Happy IEEEing! (thanks to xint library)
}%

\newcommand\IEEEclearflags{%
}%

\makeatletter
\catcode_ 11
\def\DtoB@get@ND #1/#2[#3]{%
\edef\DtoB@s{\xintiiSgn{#1}}%
\edef\DtoB@A{\xintiiAbs{#1}}%
\def\DtoB@L{#3}%
\ifnum#3<\z@
\let\DtoB@N\DtoB@A
\edef\DtoB@D{\xintiiMul{#2}{\xintiiPow{5}{-#3}}}%
\else
\edef\DtoB@N{\xintiiMul{\DtoB@A}{\xintiiPow{5}{#3}}}%
\def\DtoB@D{#2}%
\fi
}%
\newcommand\DecimalToIEEEBinary[1]{%
\expandafter\DtoB@get@ND\romannumeral0\xintrez{#1}%
\ifnum\DtoB@s=0 \expandafter\DtoB@zero\else\expandafter\DtoB@a\fi
}%
\def\DtoB@zero{\def\IEEEresultSign{0}%
\edef\IEEEresultExponent
{\romannumeral\xintreplicate{\IEEEexponentwidth}0}%
\edef\IEEEresultMantissa
{\romannumeral\xintreplicate{\IEEEmantissawidth}0}%
}%
\def\DtoB@a{%
\edef\DtoB@S@bit{\if1\DtoB@s0\else1\fi}%
\edef\DtoB@U{\xintDecToBin{\DtoB@N}}%
\edef\DtoB@V{\xintDecToBin{\DtoB@D}}%
\edef\DtoB@Uk{\expandafter\xintLength\expandafter{\DtoB@U}}%
\edef\DtoB@Vl{\expandafter\xintLength\expandafter{\DtoB@V}}%
\ifnum\DtoB@Uk>\DtoB@Vl
% important that we are comparing here two strings of 1s and 0s of
% exact same length
\ifnum\pdfstrcmp{\DtoB@U}%
{\DtoB@V\romannumeral\xintreplicate{\DtoB@Uk-\DtoB@Vl}{0}}=\m@ne
\edef\DtoB@E{\the\numexpr\DtoB@Uk-\DtoB@Vl-\@ne+\DtoB@L}%
\else
\edef\DtoB@E{\the\numexpr\DtoB@Uk-\DtoB@Vl+\DtoB@L}%
\fi
\else
\ifnum\pdfstrcmp{\DtoB@U\romannumeral\xintreplicate{\DtoB@Vl-\DtoB@Uk}{0}}%
{\DtoB@V}=\m@ne
\edef\DtoB@E{\the\numexpr\DtoB@Uk-\DtoB@Vl-\@ne+\DtoB@L}%
\else
\edef\DtoB@E{\the\numexpr\DtoB@Uk-\DtoB@Vl+\DtoB@L}%
\fi
\fi
\ifnum\DtoB@E<\IEEEemin\space
\xint_dothis\DtoB@subnormal\fi
\ifnum\DtoB@E>\IEEEemax\space
\xint_dothis\DtoB@overflow\fi
\xint_orthat\DtoB@b
}%
\def\DtoB@subnormal{%
SORRY SUBNORMAL NUMBERS NOT YET IMPLEMENTED
\def\IEEEresultSign{0}%
\edef\IEEEresultExponent{\romannumeral\xintreplicate{\IEEEexponentwidth}0}%
\edef\IEEEresultMantissa{\romannumeral\xintreplicate{\IEEEmantissawidth}0}%
}%
\def\DtoB@b{%
\edef\DtoB@Eshifted@bits{\expandafter\@gobble
\romannumeral0\xintdectobin{\the\numexpr \DtoB@E + \IEEEebias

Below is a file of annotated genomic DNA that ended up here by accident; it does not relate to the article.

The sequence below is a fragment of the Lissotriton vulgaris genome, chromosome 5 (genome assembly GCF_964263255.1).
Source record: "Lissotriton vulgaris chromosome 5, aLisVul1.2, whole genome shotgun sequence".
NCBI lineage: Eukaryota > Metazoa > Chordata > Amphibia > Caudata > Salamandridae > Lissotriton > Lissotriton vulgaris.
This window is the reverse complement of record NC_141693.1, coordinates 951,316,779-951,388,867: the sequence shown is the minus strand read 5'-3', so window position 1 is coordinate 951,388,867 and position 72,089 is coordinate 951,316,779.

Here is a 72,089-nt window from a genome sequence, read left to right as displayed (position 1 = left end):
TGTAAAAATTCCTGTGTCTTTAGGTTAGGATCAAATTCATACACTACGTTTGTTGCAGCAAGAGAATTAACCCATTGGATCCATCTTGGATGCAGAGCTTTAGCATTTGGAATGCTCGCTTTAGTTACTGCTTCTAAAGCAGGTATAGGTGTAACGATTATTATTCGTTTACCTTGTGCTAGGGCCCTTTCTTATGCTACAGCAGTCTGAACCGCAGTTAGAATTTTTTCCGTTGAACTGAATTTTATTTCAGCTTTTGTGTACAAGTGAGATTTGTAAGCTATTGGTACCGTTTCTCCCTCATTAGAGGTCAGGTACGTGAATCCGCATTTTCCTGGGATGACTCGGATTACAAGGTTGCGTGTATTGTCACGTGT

+ \IEEEepoweroftwo\relax}}%
\edef\DtoB@F{\the\numexpr\DtoB@E-\DtoB@L}%
\ifnum\DtoB@F>\IEEEmantissawidth % \space not really needed but let's
% terminate anyway properly the number for
% \ifnum test
\let\DtoB@f@N\DtoB@N
\edef\DtoB@f@D{\xintiiMul{\DtoB@D}{\xintiiPow{2}{\DtoB@F-\IEEEmantissawidth}}}%
\else
\edef\DtoB@f@N{\xintiiMul{\DtoB@N}{\xintiiPow{2}{\IEEEmantissawidth-\DtoB@F}}}%
\let\DtoB@f@D\DtoB@D
\fi
% xint does not provide "rounding with tie going to even"
% this is why we do some gymnastics here
% this would require xinttools, let's do without it
% \xintAssign\xintiiDivision{\DtoB@twicefplusone@N}{\DtoB@f@D}\to\DtoB@Q\DtoB@R
\edef\DtoB@temp{\xintiiDivision{\DtoB@twicefplusone@N}{\DtoB@f@D}}%
\edef\DtoB@Q{\expandafter\xint_firstoftwo\DtoB@temp}%
\edef\DtoB@R{\expandafter\xint_secondoftwo\DtoB@temp}%
\edef\DtoB@f@int{\xintHalf{\DtoB@Q}}% \xintHalf truncates
\xintiiifOdd{\DtoB@Q}%
{% f is in an [n, n+.5) interval, Q=2n+1, rounding to n needs no correction
}%
{% f is in an [n+.5,n+1) interval, tie happens iff R=0
\xintiiifZero{\DtoB@R}%
{% we are in tie case, check oddness of n+1 value
\xintiiifOdd{\DtoB@f@int}{\edef\DtoB@f@int{\xintDec{\DtoB@f@int}}}{}}%
{% we are in (n+0.5, n+1), Q = 2n+2, rounding to n+1 was ok
}%
}%
\edef\DtoB@M@bits{\expandafter\@gobble
\romannumeral0\xintdectobin{\DtoB@f@int}}%
\let\IEEEresultSign\DtoB@S@bit
\let\IEEEresultExponent\DtoB@Eshifted@bits
\let\IEEEresultMantissa\DtoB@M@bits
}%
\catcode_ 8
\makeatother

\usepackage[T1]{fontenc}
\begin{document}

\IEEEsetup{Ewidth=8, totalwidth=32}
%\IEEEprintsetup

\DecimalToIEEEBinary{-208.40625}

$-208.40625 \mapsto \IEEEresultSign|\IEEEresultExponent|\IEEEresultMantissa$

\DecimalToIEEEBinary{1/3}

$\xintSignedFrac{1/3} \mapsto \IEEEresultSign|\IEEEresultExponent|\IEEEresultMantissa$

\DecimalToIEEEBinary{1/7}

$\xintSignedFrac{1/7} \mapsto \IEEEresultSign|\IEEEresultExponent|\IEEEresultMantissa$

\DecimalToIEEEBinary{0.7}

$0.7 \mapsto \IEEEresultSign|\IEEEresultExponent|\IEEEresultMantissa$

\DecimalToIEEEBinary{355/113}

$\xintSignedFrac{355/113} \mapsto \IEEEresultSign|\IEEEresultExponent|\IEEEresultMantissa$

\DecimalToIEEEBinary{3.141592653}

$3.141592653 \mapsto \IEEEresultSign|\IEEEresultExponent|\IEEEresultMantissa$

\vspace{2\baselineskip}

\IEEEsetup{Ewidth=11, totalwidth=64}

\IEEEprintsetup

\DecimalToIEEEBinary{-208.40625}

$-208.40625 \mapsto \IEEEresultSign|\IEEEresultExponent|\IEEEresultMantissa$

\DecimalToIEEEBinary{1/3}

$\xintSignedFrac{1/3} \mapsto \IEEEresultSign|\IEEEresultExponent|\IEEEresultMantissa$

\DecimalToIEEEBinary{1/7}

$\xintSignedFrac{1/7} \mapsto \IEEEresultSign|\IEEEresultExponent|\IEEEresultMantissa$

\DecimalToIEEEBinary{0.7}

$0.7 \mapsto \IEEEresultSign|\IEEEresultExponent|\IEEEresultMantissa$

\DecimalToIEEEBinary{355/113}

$\xintSignedFrac{355/113} \mapsto \IEEEresultSign|\IEEEresultExponent|\IEEEresultMantissa$

\DecimalToIEEEBinary{3.141592653}

$3.141592653 \mapsto \IEEEresultSign|\IEEEresultExponent|\IEEEresultMantissa$

\DecimalToIEEEBinary{2.718281828}

$2.718281828 \mapsto \IEEEresultSign|\IEEEresultExponent|\IEEEresultMantissa$

\vspace{2\baselineskip}

\IEEEsetup{Ewidth=15, totalwidth=128}

\DecimalToIEEEBinary{3.141592653}

3.141592653 is represented by:

1bit for sign: \IEEEresultSign

15bits for exponent (biased) \IEEEresultExponent

112bits for mantissa (a leading 113th bit is left tacit):

\def\allowsplits #1{\ifx #1\relax \else #1\hskip 0pt plus 1pt\relax \expandafter\allowsplits\fi}%